“Not everything that can be counted counts, and not everything that counts can be counted.” – William Bruce Cameron
Most employees in business-to-business (B2B) companies don’t know how to do digital selling when there isn’t a quota attached to it. But, since it’s hard to measure digital selling, how can you help non-quota-carriers understand how digital selling tools can boost their impact on their career and company?
From my experience, non-quota-carriers initially say, “no, digital selling is not my job.” But, once we start talking to them about how they can apply it to their role, leveraging their experience and mindset, they usually understand how valuable they can truly be to the company with respect to digital selling.
An organization’s social footprint should go beyond sales. Everyone has a voice (or a potential voice) on social, not just the brand or the quota-carrying salespeople shouting the company’s message. Non-quota-carrying employees in any department can provide the authenticity a brand needs to be likable and transparent online.
Often, however, unless they have support from a fully developed training program, they skew towards messages that aren’t always authentic nor adding value. Often, their message ties back directly to a marketing asset, e.g.: “I’m going to get somebody to sign up for a Webinar.”
I think what non-quota-carriers can do best is add that authentic voice an organization needs. We can’t always be pointing people back to our monetized properties or a webinar. We need people out there who are having fundamentally genuine and authentic conversations with people.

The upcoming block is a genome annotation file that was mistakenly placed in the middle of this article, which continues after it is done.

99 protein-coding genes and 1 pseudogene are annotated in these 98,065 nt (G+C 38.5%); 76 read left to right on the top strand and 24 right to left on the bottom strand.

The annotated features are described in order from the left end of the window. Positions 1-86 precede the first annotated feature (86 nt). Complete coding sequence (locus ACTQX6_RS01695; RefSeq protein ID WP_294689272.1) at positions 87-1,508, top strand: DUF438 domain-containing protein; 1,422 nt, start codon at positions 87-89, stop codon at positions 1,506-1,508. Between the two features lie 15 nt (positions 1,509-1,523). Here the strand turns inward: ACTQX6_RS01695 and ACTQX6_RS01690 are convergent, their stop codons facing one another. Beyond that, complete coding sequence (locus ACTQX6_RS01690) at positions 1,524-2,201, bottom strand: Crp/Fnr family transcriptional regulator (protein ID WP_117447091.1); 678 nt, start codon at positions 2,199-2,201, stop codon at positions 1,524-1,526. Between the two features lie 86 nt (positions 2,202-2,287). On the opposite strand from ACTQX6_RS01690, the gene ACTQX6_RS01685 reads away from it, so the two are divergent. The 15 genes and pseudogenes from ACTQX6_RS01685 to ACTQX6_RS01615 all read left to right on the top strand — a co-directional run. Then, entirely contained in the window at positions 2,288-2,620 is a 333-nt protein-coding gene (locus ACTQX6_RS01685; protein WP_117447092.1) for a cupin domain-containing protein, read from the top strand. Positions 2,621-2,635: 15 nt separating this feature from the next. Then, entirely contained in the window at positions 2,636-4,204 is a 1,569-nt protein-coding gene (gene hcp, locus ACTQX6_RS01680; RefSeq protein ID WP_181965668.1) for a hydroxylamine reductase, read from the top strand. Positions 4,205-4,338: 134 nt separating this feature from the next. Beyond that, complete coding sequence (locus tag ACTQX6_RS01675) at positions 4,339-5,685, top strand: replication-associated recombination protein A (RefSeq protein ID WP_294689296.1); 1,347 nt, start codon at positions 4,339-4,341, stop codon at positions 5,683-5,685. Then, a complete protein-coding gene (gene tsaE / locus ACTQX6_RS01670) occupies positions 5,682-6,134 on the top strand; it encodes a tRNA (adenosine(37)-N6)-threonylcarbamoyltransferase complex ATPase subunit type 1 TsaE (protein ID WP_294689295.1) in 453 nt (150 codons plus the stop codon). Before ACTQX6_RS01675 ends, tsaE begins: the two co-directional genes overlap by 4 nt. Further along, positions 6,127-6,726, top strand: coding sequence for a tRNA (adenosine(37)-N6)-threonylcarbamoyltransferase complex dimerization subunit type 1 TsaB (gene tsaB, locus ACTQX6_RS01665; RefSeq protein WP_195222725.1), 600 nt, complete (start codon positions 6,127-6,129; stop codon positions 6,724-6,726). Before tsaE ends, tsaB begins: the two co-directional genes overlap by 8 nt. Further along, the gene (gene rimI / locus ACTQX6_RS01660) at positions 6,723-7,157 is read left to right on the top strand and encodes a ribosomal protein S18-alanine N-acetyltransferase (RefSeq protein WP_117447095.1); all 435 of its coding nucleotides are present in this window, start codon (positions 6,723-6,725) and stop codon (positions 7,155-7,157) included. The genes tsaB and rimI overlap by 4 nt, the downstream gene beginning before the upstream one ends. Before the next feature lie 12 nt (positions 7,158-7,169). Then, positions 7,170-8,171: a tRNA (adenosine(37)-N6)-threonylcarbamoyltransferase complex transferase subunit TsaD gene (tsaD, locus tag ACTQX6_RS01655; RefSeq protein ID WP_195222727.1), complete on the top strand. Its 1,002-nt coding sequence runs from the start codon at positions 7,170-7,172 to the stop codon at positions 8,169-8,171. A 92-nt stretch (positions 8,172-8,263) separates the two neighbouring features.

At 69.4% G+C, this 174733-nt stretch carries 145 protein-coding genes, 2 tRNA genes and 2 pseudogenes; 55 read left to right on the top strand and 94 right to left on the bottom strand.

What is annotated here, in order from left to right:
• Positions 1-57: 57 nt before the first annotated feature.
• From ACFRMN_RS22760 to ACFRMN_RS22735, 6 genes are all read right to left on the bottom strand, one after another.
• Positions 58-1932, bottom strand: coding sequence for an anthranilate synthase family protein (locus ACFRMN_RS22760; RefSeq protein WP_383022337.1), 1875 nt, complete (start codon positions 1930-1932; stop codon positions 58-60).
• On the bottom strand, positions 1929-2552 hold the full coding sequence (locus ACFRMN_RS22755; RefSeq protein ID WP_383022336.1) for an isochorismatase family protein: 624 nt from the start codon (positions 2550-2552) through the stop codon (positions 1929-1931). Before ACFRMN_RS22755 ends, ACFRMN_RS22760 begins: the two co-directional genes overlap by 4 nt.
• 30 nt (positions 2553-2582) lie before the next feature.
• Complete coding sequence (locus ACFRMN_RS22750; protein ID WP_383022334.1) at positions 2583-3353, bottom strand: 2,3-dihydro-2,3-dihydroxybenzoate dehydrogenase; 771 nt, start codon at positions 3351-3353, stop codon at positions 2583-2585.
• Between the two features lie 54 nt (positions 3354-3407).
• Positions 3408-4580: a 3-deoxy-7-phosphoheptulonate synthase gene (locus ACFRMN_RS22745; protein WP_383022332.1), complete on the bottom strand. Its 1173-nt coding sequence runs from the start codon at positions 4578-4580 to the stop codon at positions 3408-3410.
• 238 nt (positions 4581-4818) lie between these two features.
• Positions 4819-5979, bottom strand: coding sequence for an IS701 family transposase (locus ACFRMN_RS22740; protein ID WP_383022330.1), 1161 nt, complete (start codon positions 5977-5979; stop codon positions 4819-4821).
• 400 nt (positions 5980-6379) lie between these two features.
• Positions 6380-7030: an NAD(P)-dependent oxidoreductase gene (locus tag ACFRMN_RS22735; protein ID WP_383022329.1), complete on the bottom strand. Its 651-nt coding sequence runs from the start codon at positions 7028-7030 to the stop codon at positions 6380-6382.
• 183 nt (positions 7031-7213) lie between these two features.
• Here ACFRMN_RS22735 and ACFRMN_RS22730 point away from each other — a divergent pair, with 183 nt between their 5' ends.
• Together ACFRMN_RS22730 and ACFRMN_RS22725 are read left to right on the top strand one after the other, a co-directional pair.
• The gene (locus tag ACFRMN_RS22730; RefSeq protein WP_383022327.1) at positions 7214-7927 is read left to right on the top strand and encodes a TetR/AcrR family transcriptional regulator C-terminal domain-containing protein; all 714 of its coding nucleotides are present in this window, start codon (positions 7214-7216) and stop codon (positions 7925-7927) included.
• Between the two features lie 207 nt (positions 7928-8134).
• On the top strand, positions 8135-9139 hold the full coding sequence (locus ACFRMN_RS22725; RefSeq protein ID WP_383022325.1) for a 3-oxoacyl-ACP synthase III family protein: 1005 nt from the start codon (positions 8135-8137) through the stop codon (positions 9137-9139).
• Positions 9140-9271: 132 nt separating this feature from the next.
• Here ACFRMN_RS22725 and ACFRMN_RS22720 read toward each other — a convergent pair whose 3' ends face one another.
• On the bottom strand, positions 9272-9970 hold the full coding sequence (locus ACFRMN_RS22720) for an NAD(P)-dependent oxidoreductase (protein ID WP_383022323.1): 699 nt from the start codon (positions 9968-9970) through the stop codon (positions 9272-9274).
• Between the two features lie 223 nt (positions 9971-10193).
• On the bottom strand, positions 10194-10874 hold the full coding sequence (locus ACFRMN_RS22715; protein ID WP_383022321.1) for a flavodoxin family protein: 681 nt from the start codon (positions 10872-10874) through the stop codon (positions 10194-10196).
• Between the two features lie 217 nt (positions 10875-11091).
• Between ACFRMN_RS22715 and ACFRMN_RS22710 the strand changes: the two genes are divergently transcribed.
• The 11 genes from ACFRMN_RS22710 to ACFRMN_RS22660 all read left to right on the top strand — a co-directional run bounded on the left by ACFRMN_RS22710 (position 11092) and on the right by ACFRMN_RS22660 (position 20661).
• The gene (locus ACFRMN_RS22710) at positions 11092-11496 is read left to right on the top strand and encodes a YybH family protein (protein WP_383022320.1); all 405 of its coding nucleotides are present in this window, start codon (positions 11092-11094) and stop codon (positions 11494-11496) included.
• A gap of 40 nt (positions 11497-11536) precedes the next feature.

I think that creates a holistic experience for people that are connected to the buying journey in some way, shape, or form. This holistic view of having your entire organization participating in the online conversation is not only good for the organization in the long run, but it’s also good for the sales process in the short term.
Intimidating virality of social media
Quota-carriers and everybody else wants to have a voice. They want to be able to participate in the conversation, to help the organization’s success, and to push the sales agenda forward. But a lot of times I hear, “Oh I wouldn’t know what to say” or “I’m afraid I’m going to break the internet.” People need coaching and the skills to be able to have those conversations effectively.
Another reason for coaching: In the traditional sales model of one-on-one meetings, if an employee says something wrong, it might be shared with a few people. Word of mouth might spread, but it won’t go to hundreds of thousands of people. Whereas if something is shared on social media, it’s not hard for it to hit thousands of people. This makes people a bit reserved on a platform where mistakes can be easily amplified.
Right training for the right people
Social selling training applies traditional sales skills in a digital context. Selling is rarely taught at the high school or university level. People don’t know how to use proper etiquette to strike up personal, contextual conversations and migrate them into business conversations.
The whole routine of natural conversation flow is a learned skill. Non-quota-carriers needs to be taught what to say, when to say it, how often to say it, etc.
There was an A, B, C, and D test done recently on different messaging styles. One was a hard sell; the second was more of a text-based open dialogue; the third was a very personalized, text-based message with a bit of a hard sell; and the fourth was authentic, one-to-one, video-based communication. The data was unequivocally skewed towards humanized video-based interaction. But this is a skill that has to be learned; we don’t just wake up and learn how to have those types of conversations.
In this three-part interview series, Alicia Tillman, CMO of SAP, discusses the importance of sales and marketing collaboration for a successful digital selling program and the relevance of digital selling for marketers.